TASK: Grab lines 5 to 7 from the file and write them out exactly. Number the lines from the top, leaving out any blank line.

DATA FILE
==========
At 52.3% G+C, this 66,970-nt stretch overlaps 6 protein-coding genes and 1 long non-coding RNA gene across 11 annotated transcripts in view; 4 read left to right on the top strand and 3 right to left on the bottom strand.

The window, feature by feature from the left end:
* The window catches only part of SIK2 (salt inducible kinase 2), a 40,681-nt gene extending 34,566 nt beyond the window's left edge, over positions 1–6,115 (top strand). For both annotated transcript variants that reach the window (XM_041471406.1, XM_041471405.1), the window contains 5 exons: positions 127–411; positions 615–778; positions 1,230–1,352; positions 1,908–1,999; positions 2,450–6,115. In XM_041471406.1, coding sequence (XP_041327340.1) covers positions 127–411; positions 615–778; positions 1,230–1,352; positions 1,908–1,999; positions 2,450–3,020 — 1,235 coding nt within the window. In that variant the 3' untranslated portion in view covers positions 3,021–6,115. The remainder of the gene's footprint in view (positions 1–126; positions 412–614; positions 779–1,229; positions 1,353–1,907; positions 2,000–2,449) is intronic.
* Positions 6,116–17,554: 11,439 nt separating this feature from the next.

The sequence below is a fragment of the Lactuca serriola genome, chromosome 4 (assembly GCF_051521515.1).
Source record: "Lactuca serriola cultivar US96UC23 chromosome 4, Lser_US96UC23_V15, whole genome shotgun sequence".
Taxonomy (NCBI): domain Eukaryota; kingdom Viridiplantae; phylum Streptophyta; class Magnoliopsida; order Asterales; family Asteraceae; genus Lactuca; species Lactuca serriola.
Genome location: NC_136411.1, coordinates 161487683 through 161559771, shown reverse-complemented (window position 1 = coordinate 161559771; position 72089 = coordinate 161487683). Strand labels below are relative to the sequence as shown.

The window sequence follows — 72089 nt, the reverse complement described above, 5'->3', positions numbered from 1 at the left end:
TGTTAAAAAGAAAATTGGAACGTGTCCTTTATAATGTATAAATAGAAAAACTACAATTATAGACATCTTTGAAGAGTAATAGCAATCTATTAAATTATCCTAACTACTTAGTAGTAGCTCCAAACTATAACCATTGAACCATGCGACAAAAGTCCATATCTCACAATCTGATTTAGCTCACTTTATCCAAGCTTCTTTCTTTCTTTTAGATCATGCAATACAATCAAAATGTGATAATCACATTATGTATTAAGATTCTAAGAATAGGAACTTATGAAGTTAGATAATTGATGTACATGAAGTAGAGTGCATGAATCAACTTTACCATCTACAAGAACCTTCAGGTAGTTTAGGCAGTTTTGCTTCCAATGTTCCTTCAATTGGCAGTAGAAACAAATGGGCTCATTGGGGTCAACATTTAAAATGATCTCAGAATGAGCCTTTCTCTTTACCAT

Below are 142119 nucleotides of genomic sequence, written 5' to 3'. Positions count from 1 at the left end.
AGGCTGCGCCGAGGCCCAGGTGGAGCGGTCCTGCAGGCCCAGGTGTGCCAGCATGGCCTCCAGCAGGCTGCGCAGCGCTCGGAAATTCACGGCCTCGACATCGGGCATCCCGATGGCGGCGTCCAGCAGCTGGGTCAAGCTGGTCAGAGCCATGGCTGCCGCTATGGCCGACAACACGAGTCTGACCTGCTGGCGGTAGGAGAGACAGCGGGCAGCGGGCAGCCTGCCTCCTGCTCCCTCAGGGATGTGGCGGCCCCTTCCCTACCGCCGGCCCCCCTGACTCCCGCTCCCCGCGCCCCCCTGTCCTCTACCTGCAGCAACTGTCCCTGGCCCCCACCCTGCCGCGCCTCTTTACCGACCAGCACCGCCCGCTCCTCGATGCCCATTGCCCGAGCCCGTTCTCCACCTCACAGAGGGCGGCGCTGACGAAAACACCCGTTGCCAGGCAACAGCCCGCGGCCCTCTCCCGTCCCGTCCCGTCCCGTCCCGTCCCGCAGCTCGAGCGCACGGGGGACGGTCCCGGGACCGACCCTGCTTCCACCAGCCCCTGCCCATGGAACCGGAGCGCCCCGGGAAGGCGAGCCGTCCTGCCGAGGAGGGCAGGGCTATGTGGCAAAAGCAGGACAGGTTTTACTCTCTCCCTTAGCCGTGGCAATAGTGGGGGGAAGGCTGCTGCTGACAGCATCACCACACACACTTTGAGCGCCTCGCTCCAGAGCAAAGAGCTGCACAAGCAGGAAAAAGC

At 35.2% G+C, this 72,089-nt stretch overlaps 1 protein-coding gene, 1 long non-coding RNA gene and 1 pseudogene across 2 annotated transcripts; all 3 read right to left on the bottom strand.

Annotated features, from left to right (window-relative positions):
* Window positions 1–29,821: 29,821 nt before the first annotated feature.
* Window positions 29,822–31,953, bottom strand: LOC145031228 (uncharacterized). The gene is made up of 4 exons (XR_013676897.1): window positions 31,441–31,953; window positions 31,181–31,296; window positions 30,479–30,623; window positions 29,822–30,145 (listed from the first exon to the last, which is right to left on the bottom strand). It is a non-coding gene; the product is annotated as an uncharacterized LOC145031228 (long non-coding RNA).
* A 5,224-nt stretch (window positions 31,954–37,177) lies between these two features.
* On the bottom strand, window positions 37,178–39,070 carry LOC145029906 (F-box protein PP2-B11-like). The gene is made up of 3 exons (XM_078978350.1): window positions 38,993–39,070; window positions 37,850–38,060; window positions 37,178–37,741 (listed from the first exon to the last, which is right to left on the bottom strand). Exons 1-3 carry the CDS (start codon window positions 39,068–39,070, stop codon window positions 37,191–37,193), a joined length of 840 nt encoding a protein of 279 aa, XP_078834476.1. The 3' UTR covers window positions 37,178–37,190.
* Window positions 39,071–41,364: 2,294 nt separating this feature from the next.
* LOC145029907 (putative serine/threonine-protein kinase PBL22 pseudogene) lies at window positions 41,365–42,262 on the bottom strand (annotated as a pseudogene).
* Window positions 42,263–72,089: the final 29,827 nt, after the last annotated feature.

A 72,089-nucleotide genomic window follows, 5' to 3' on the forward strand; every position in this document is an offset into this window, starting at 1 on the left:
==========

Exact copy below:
The sequence below is a fragment of the Lactuca serriola genome, chromosome 4 (assembly GCF_051521515.1).
Source record: "Lactuca serriola cultivar US96UC23 chromosome 4, Lser_US96UC23_V15, whole genome shotgun sequence".
Taxonomy (NCBI): domain Eukaryota; kingdom Viridiplantae; phylum Streptophyta; class Magnoliopsida; order Asterales; family Asteraceae; genus Lactuca; species Lactuca serriola.